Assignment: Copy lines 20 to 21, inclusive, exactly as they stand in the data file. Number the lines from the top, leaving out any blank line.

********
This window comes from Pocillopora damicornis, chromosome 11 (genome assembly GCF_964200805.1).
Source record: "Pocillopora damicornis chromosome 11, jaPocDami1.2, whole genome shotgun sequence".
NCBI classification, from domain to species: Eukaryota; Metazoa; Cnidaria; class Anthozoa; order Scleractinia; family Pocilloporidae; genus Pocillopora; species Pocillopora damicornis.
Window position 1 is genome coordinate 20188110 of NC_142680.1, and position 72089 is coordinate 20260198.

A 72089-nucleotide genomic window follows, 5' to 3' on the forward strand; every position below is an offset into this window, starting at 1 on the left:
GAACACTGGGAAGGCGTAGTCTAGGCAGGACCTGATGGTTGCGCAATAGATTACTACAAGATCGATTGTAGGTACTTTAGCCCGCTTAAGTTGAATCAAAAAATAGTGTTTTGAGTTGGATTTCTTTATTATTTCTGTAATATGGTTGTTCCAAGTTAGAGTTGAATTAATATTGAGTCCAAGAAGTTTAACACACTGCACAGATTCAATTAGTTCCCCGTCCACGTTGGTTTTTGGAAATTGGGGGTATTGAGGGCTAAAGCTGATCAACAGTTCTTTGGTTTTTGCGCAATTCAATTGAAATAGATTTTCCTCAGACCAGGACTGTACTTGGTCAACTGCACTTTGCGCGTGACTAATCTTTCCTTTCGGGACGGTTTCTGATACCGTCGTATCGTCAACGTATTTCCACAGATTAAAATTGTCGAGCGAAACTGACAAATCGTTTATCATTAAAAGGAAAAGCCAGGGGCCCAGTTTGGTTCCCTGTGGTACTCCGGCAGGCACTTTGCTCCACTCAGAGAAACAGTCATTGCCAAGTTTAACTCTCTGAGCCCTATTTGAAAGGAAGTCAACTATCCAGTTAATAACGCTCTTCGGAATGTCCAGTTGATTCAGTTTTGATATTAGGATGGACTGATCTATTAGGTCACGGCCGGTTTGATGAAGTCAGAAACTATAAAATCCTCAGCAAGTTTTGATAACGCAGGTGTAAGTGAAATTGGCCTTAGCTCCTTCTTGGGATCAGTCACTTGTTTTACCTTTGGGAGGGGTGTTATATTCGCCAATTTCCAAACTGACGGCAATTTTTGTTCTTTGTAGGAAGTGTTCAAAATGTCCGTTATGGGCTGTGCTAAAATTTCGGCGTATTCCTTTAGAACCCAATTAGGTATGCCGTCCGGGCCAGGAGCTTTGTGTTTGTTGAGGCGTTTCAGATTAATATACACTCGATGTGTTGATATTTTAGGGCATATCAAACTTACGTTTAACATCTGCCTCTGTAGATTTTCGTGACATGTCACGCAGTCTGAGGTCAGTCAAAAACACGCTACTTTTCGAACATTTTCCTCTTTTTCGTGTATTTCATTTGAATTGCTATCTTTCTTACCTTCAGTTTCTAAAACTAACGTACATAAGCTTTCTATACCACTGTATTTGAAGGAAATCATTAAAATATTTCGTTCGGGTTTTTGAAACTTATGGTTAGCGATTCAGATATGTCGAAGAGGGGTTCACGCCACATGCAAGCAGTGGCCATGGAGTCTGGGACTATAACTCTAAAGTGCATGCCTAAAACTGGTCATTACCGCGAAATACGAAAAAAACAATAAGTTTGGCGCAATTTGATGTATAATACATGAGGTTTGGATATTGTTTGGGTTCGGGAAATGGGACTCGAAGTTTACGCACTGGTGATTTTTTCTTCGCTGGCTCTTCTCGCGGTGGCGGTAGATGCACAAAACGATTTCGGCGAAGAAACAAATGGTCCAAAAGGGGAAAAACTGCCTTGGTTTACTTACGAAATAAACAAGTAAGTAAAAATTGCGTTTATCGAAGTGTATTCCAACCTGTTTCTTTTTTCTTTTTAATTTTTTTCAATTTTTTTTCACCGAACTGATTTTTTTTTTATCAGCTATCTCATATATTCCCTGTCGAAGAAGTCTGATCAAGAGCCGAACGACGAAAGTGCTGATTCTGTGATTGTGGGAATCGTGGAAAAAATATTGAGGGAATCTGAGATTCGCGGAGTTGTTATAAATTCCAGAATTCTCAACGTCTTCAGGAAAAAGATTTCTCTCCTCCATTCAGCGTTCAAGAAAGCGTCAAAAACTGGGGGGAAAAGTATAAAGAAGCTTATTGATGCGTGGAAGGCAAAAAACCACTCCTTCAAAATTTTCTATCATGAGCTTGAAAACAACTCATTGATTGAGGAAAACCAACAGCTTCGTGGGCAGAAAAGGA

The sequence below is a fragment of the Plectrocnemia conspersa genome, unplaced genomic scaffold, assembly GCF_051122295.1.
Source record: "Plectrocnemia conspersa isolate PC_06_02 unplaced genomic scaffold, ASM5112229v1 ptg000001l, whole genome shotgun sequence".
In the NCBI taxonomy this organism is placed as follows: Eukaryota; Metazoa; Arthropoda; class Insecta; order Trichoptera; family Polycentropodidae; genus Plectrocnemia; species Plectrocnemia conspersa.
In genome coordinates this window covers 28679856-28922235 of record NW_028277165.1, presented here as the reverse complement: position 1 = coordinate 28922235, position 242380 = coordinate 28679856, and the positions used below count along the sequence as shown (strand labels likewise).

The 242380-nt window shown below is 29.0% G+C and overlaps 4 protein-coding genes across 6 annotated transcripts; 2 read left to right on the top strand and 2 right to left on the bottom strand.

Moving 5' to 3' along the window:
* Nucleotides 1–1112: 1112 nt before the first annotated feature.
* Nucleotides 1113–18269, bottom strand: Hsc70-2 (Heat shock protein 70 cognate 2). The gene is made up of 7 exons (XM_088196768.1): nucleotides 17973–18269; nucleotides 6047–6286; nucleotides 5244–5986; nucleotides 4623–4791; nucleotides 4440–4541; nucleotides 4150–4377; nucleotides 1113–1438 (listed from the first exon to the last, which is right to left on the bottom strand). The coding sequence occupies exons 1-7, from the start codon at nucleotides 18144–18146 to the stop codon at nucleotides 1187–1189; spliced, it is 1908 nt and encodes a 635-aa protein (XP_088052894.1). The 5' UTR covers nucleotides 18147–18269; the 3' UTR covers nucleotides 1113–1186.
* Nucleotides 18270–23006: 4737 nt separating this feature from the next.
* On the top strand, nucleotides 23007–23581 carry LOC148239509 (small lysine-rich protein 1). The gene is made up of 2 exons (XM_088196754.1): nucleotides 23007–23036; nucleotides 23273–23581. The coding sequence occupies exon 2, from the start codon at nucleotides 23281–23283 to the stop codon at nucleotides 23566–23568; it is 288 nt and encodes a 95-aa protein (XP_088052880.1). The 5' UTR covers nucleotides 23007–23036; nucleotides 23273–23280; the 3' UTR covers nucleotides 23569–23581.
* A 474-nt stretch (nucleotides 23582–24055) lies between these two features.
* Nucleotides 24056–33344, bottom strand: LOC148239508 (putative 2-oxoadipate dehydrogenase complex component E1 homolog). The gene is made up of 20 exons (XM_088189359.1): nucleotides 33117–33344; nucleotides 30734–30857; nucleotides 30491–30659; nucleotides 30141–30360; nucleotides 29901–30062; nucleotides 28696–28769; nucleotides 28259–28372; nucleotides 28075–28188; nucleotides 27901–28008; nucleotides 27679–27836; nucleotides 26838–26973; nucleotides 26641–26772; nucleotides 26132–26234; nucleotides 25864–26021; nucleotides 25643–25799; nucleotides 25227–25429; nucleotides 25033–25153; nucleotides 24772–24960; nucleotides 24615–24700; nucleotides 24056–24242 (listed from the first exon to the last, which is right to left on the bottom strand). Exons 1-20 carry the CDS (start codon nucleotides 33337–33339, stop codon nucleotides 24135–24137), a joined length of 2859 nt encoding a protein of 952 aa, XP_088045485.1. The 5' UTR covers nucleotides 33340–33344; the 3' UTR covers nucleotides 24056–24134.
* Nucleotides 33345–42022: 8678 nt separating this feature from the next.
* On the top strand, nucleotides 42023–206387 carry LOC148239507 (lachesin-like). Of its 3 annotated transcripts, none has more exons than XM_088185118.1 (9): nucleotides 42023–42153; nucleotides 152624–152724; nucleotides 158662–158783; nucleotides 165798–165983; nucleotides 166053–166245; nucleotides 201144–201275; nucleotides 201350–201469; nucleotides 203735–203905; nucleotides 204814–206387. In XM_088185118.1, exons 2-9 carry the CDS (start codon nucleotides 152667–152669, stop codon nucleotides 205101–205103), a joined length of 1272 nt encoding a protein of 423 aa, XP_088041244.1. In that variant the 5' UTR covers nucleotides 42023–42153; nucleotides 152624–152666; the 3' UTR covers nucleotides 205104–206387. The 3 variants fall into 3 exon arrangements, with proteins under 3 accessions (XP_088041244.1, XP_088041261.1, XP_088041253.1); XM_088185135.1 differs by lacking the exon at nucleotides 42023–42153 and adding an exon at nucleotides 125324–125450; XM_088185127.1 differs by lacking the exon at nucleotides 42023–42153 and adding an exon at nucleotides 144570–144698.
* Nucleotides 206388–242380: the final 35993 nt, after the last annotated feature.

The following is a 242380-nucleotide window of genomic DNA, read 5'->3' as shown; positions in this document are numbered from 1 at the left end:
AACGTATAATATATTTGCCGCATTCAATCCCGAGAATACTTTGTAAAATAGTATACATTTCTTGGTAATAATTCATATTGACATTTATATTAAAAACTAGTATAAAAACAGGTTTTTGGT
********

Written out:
* On the top strand, nucleotides 42023–206387 carry LOC148239507 (lachesin-like). Of its 3 annotated transcripts, none has more exons than XM_088185118.1 (9): nucleotides 42023–42153; nucleotides 152624–152724; nucleotides 158662–158783; nucleotides 165798–165983; nucleotides 166053–166245; nucleotides 201144–201275; nucleotides 201350–201469; nucleotides 203735–203905; nucleotides 204814–206387. In XM_088185118.1, exons 2-9 carry the CDS (start codon nucleotides 152667–152669, stop codon nucleotides 205101–205103), a joined length of 1272 nt encoding a protein of 423 aa, XP_088041244.1. In that variant the 5' UTR covers nucleotides 42023–42153; nucleotides 152624–152666; the 3' UTR covers nucleotides 205104–206387. The 3 variants fall into 3 exon arrangements, with proteins under 3 accessions (XP_088041244.1, XP_088041261.1, XP_088041253.1); XM_088185135.1 differs by lacking the exon at nucleotides 42023–42153 and adding an exon at nucleotides 125324–125450; XM_088185127.1 differs by lacking the exon at nucleotides 42023–42153 and adding an exon at nucleotides 144570–144698.
* Nucleotides 206388–242380: the final 35993 nt, after the last annotated feature.